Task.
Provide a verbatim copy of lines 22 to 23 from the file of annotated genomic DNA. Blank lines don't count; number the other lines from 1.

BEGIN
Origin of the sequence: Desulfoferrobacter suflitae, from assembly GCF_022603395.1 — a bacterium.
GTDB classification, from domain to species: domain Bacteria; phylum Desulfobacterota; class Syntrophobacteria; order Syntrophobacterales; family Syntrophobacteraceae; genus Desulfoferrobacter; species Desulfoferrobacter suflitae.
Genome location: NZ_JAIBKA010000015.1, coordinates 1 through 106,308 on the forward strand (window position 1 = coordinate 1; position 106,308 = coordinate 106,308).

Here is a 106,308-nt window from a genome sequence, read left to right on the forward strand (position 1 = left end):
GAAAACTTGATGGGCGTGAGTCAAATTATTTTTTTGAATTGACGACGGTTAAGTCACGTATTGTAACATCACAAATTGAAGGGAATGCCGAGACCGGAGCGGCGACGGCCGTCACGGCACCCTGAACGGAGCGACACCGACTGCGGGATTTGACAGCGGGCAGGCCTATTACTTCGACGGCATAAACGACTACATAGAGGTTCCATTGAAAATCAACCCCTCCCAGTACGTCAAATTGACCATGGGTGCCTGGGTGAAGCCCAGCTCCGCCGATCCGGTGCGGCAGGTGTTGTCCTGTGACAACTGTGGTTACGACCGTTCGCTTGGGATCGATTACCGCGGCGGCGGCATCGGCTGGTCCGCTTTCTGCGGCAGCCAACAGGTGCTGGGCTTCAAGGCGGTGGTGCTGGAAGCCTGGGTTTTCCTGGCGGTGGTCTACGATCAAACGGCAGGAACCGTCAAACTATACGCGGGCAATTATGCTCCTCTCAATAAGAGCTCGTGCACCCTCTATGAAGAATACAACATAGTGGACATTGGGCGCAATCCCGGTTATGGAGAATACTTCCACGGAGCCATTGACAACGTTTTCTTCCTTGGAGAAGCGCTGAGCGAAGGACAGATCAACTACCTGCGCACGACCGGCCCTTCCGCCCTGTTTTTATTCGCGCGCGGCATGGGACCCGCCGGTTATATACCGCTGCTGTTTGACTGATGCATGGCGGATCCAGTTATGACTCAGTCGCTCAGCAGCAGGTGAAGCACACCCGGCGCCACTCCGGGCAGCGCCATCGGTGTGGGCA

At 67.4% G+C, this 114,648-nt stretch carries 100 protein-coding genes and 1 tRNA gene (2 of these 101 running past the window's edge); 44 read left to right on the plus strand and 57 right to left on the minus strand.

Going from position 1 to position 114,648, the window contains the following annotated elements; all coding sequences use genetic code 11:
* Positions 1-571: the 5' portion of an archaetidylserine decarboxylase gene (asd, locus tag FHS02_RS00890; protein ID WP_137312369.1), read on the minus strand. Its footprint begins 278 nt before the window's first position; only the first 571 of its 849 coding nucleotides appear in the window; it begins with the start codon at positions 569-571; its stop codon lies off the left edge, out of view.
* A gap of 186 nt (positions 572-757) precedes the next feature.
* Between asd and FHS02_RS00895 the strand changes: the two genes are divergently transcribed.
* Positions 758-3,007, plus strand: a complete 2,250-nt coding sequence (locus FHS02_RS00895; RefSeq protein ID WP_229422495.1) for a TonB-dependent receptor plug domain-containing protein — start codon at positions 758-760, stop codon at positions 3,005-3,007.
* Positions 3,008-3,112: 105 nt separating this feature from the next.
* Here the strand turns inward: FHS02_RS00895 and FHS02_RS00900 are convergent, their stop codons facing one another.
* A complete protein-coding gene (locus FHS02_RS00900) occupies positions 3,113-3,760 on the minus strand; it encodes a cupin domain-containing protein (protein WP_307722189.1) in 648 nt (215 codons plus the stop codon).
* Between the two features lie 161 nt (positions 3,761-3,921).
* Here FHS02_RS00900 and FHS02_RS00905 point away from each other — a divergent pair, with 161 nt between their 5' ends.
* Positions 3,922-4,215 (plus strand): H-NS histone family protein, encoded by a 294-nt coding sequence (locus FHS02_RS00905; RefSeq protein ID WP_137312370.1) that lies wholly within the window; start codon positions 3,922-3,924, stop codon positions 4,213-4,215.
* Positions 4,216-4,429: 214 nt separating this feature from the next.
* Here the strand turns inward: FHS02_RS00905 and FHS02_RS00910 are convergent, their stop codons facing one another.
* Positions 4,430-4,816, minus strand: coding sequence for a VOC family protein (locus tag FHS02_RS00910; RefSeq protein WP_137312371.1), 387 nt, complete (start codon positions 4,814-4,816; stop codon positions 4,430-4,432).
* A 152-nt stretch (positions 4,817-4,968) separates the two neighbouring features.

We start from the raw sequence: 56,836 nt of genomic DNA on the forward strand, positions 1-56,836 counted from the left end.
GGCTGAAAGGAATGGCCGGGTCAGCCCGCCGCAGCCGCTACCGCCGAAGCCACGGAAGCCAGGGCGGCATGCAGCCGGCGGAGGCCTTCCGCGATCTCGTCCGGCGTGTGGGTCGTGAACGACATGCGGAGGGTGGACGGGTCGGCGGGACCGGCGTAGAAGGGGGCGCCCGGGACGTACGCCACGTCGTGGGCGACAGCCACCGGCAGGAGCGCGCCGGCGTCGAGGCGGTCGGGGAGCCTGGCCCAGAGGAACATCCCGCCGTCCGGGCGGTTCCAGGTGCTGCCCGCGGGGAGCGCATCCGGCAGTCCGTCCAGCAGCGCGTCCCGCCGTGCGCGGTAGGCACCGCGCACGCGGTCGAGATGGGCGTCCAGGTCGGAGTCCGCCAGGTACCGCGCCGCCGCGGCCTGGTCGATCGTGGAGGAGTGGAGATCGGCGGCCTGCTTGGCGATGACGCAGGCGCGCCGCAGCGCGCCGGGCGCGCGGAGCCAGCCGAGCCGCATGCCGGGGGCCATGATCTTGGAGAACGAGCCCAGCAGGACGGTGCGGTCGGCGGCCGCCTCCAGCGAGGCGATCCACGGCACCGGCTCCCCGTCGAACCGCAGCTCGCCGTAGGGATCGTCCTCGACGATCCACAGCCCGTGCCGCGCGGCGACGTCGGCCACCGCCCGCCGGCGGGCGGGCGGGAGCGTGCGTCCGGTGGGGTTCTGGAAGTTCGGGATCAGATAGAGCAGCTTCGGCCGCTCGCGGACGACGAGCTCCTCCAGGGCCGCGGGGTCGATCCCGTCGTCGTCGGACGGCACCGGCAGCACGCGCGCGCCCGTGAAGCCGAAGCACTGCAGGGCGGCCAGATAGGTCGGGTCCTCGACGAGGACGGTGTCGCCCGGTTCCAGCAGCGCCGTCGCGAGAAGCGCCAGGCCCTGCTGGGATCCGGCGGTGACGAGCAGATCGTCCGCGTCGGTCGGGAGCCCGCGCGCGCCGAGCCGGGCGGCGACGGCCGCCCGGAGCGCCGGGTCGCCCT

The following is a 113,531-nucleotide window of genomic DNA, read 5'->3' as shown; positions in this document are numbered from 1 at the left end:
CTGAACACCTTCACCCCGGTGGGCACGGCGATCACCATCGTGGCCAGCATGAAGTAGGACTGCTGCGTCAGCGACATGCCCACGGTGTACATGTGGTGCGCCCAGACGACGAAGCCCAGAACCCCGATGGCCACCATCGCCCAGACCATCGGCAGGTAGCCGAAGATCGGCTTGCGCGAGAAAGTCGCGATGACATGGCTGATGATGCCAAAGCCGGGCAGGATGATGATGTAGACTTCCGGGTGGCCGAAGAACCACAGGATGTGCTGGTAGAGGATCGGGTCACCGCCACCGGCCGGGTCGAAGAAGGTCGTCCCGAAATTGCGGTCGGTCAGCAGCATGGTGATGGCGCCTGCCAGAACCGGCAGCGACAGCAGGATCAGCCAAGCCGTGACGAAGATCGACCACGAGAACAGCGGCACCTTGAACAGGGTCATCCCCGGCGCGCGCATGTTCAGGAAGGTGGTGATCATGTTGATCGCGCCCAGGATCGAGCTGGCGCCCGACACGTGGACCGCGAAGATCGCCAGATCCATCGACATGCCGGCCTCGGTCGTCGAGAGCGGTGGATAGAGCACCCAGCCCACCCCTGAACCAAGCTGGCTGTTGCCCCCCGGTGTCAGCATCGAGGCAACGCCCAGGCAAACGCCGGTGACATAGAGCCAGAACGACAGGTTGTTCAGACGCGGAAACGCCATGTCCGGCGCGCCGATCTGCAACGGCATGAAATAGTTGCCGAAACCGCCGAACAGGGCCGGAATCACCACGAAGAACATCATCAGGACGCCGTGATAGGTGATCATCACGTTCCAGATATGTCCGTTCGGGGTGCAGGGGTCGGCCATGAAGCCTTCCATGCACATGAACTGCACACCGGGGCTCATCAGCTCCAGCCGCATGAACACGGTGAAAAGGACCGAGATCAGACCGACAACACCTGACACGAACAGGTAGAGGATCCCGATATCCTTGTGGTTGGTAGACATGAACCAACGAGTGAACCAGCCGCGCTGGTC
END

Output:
We start from the raw sequence: 56,836 nt of genomic DNA on the forward strand, positions 1-56,836 counted from the left end.
GGCTGAAAGGAATGGCCGGGTCAGCCCGCCGCAGCCGCTACCGCCGAAGCCACGGAAGCCAGGGCGGCATGCAGCCGGCGGAGGCCTTCCGCGATCTCGTCCGGCGTGTGGGTCGTGAACGACATGCGGAGGGTGGACGGGTCGGCGGGACCGGCGTAGAAGGGGGCGCCCGGGACGTACGCCACGTCGTGGGCGACAGCCACCGGCAGGAGCGCGCCGGCGTCGAGGCGGTCGGGGAGCCTGGCCCAGAGGAACATCCCGCCGTCCGGGCGGTTCCAGGTGCTGCCCGCGGGGAGCGCATCCGGCAGTCCGTCCAGCAGCGCGTCCCGCCGTGCGCGGTAGGCACCGCGCACGCGGTCGAGATGGGCGTCCAGGTCGGAGTCCGCCAGGTACCGCGCCGCCGCGGCCTGGTCGATCGTGGAGGAGTGGAGATCGGCGGCCTGCTTGGCGATGACGCAGGCGCGCCGCAGCGCGCCGGGCGCGCGGAGCCAGCCGAGCCGCATGCCGGGGGCCATGATCTTGGAGAACGAGCCCAGCAGGACGGTGCGGTCGGCGGCCGCCTCCAGCGAGGCGATCCACGGCACCGGCTCCCCGTCGAACCGCAGCTCGCCGTAGGGATCGTCCTCGACGATCCACAGCCCGTGCCGCGCGGCGACGTCGGCCACCGCCCGCCGGCGGGCGGGCGGGAGCGTGCGTCCGGTGGGGTTCTGGAAGTTCGGGATCAGATAGAGCAGCTTCGGCCGCTCGCGGACGACGAGCTCCTCCAGGGCCGCGGGGTCGATCCCGTCGTCGTCGGACGGCACCGGCAGCACGCGCGCGCCCGTGAAGCCGAAGCACTGCAGGGCGGCCAGATAGGTCGGGTCCTCGACGAGGACGGTGTCGCCCGGTTCCAGCAGCGCCGTCGCGAGAAGCGCCAGGCCCTGCTGGGATCCGGCGGTGACGAGCAGATCGTCCGCGTCGGTCGGGAGCCCGCGCGCGCCGAGCCGGGCGGCGACGGCCGCCCGGAGCGCCGGGTCGCCCT